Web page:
She had encountered women at her hospital clinic whom she identified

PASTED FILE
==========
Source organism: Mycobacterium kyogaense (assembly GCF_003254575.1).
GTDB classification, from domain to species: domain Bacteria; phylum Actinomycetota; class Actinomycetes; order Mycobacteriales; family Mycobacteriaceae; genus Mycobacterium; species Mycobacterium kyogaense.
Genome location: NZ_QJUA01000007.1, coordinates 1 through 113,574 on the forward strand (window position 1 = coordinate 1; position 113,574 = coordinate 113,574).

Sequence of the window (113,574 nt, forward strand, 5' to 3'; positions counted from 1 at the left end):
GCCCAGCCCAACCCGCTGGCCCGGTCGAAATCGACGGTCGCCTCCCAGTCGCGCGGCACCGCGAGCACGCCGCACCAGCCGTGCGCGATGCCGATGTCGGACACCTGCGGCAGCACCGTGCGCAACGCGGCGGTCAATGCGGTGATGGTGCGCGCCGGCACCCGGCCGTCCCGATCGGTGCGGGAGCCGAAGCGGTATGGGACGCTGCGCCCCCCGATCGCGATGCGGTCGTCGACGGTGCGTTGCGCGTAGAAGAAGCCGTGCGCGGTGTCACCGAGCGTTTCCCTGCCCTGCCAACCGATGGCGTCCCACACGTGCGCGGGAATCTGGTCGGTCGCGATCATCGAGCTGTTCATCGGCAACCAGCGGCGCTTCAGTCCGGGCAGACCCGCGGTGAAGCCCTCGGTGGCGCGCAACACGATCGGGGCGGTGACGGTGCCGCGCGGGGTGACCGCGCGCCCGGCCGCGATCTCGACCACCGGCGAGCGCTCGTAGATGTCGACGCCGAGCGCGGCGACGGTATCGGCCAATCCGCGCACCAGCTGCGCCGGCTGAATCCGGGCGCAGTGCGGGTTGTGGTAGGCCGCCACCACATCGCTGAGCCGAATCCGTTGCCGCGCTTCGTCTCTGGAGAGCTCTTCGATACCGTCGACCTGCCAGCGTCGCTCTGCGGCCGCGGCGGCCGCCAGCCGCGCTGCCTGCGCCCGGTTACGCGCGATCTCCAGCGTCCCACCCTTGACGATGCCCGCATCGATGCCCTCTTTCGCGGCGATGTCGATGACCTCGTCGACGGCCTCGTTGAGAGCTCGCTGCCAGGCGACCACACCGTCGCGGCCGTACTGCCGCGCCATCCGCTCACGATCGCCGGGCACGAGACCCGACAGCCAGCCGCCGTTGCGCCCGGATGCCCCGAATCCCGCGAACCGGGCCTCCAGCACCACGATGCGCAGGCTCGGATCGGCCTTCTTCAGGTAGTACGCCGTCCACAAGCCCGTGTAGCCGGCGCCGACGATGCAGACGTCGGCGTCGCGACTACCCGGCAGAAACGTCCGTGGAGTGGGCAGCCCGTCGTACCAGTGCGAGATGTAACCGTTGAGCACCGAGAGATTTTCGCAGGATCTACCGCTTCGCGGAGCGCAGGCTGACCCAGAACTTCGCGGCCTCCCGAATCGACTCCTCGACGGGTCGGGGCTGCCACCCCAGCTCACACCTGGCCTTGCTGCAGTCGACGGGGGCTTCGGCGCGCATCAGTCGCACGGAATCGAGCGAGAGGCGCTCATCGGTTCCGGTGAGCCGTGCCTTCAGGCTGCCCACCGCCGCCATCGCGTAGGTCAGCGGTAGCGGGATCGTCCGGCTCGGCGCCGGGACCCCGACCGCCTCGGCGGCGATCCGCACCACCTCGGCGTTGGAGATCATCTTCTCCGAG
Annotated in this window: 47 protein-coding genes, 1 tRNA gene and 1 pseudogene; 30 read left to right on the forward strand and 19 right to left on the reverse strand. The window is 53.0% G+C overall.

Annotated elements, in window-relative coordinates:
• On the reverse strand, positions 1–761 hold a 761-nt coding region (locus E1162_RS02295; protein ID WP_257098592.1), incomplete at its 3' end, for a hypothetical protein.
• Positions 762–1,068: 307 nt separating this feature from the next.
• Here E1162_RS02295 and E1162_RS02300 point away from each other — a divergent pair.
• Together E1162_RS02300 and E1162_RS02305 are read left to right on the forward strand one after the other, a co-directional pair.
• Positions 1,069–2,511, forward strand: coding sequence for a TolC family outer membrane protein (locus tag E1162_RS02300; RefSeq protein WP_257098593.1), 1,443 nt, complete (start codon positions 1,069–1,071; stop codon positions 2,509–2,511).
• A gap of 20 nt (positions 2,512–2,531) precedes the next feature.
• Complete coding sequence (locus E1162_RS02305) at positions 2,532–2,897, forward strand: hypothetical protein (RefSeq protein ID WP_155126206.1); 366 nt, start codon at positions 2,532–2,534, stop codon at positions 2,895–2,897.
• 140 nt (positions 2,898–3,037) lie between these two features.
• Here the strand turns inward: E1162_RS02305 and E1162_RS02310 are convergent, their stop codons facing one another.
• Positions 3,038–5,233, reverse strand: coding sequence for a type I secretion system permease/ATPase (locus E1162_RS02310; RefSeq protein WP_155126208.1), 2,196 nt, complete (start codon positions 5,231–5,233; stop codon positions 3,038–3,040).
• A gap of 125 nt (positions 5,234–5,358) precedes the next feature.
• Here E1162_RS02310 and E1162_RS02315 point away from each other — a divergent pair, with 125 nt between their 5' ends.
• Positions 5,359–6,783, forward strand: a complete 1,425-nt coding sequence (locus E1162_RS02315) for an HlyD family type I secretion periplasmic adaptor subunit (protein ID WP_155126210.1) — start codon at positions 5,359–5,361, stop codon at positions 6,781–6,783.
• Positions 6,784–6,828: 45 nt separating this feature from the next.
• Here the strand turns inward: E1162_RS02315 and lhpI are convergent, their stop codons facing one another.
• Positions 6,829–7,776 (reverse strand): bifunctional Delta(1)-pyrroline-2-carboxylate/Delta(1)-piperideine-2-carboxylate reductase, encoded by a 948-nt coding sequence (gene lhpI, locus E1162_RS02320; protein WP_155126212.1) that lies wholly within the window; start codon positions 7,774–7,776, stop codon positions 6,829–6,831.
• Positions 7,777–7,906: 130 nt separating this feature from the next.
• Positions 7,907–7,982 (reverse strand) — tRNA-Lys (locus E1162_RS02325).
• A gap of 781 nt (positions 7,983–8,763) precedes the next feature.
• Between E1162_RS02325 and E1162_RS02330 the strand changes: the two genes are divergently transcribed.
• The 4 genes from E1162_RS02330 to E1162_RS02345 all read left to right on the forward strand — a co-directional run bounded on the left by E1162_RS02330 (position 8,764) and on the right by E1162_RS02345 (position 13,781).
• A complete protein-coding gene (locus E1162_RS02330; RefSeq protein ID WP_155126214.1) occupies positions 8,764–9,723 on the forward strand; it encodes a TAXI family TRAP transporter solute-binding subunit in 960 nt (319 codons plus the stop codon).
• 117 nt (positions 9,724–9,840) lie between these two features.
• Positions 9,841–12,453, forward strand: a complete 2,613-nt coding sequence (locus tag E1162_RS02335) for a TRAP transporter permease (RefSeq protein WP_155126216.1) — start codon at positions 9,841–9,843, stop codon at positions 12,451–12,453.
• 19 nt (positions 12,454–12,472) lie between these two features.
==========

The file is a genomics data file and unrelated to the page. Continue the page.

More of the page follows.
She had encountered women at her hospital clinic whom she identified as FSW. As she recalled, `There were a lot of xiaojie (FSW) in this city starting in the late 1980s. The sex industry reached its peak in the early 1990s, which was famous nationwide’. The Chinese Government began large-scale HIV intervention work around the year 2000 but had limited experience working with Valsartan/sacubitril web groups at high risk such as FSW. At this time, Dr Z began using her time outside of work to conduct door-to-door outreach in a remote area of the city that was famous for small roadside FSW venues. She recalled her shock at the large number and poor working conditions of these women. An essential catalyst for Dr Z in developing the JZ FSW programme also came in 2000 when she met with staff from Ziteng, a Hong Kong-based CBO working with FSW. Supported by Ziteng, Dr Z started her first independent project in 2003 providing HIV/STI education, condoms and STI treatment services to FSW through outreach work and referring them to the hospital clinic where she worked. However, these activities caused conflicts between Dr Z and her medical colleagues due to the stigmatising perception of xiaojie as women with bad moral reputations and because of the reduced service prices she charged these women. As a result, in 2005, Dr Z retired early from her state-owned hospital job and officially registered a POR-8MedChemExpress POR-8 clinic-based CBO co-funded by Ziteng and Oxfam Hong Kong to focus on intervention work among FSWs. She also persuaded three people from the government clinic where she had been working to join the new CBO: a retired hospital worker responsible for testing, an administrative and staff management specialist and a clinic nurse. In addition, one FSW with whom they had built a good relationship was trained to work as a part-time peer educator. Model shift: 2007 progress evaluation–During JZ’s programme development phase, the funding agencies (Ziteng and Oxfam) provided vital financial and technical support for the development of the community-based programme. The programme recognised that publically advocating for FSWs’ rights is politically sensitive in China and negotiation between non-profit organisations, communities and government is extremely rare. As such, the programme grounded its agenda in the local community and focused on providing services and mobilising FSWs and managers to address occupational health. Similar to most HIV/STI prevention and care efforts in China, JZ’s primary project activities began with standard health education, STI testing and treatment. However, a significant shift happened in 2007 after Ziteng conducted a progress evaluation. As Dr Z recalled: We thought we were doing a great job delivering health education material, condoms and providing STI treatment; we didn’t stigmatize these women, we made so many efforts and devoted ourselves to the work; but then the director of Ziteng critically pointed out that our work strategy was problematic. I was totally shocked, confused and saddened. I even cried …. They asked me how these interventionsGlob Public Health. Author manuscript; available in PMC 2016 August 01.Huang et al.Pageworked, what were the issues threatening women’s lives here …. They went out to do outreach work together with us, and used examples arising on-site to push us to think and notice how the issues such as violence or being robbed might influence women’s acceptance of health education …. They also pushed me to talk with women a.She had encountered women at her hospital clinic whom she identified as FSW. As she recalled, `There were a lot of xiaojie (FSW) in this city starting in the late 1980s. The sex industry reached its peak in the early 1990s, which was famous nationwide’. The Chinese Government began large-scale HIV intervention work around the year 2000 but had limited experience working with groups at high risk such as FSW. At this time, Dr Z began using her time outside of work to conduct door-to-door outreach in a remote area of the city that was famous for small roadside FSW venues. She recalled her shock at the large number and poor working conditions of these women. An essential catalyst for Dr Z in developing the JZ FSW programme also came in 2000 when she met with staff from Ziteng, a Hong Kong-based CBO working with FSW. Supported by Ziteng, Dr Z started her first independent project in 2003 providing HIV/STI education, condoms and STI treatment services to FSW through outreach work and referring them to the hospital clinic where she worked. However, these activities caused conflicts between Dr Z and her medical colleagues due to the stigmatising perception of xiaojie as women with bad moral reputations and because of the reduced service prices she charged these women. As a result, in 2005, Dr Z retired early from her state-owned hospital job and officially registered a clinic-based CBO co-funded by Ziteng and Oxfam Hong Kong to focus on intervention work among FSWs. She also persuaded three people from the government clinic where she had been working to join the new CBO: a retired hospital worker responsible for testing, an administrative and staff management specialist and a clinic nurse. In addition, one FSW with whom they had built a good relationship was trained to work as a part-time peer educator. Model shift: 2007 progress evaluation–During JZ’s programme development phase, the funding agencies (Ziteng and Oxfam) provided vital financial and technical support for the development of the community-based programme. The programme recognised that publically advocating for FSWs’ rights is politically sensitive in China and negotiation between non-profit organisations, communities and government is extremely rare. As such, the programme grounded its agenda in the local community and focused on providing services and mobilising FSWs and managers to address occupational health. Similar to most HIV/STI prevention and care efforts in China, JZ’s primary project activities began with standard health education, STI testing and treatment. However, a significant shift happened in 2007 after Ziteng conducted a progress evaluation. As Dr Z recalled: We thought we were doing a great job delivering health education material, condoms and providing STI treatment; we didn’t stigmatize these women, we made so many efforts and devoted ourselves to the work; but then the director of Ziteng critically pointed out that our work strategy was problematic. I was totally shocked, confused and saddened. I even cried …. They asked me how these interventionsGlob Public Health. Author manuscript; available in PMC 2016 August 01.Huang et al.Pageworked, what were the issues threatening women’s lives here …. They went out to do outreach work together with us, and used examples arising on-site to push us to think and notice how the issues such as violence or being robbed might influence women’s acceptance of health education …. They also pushed me to talk with women a.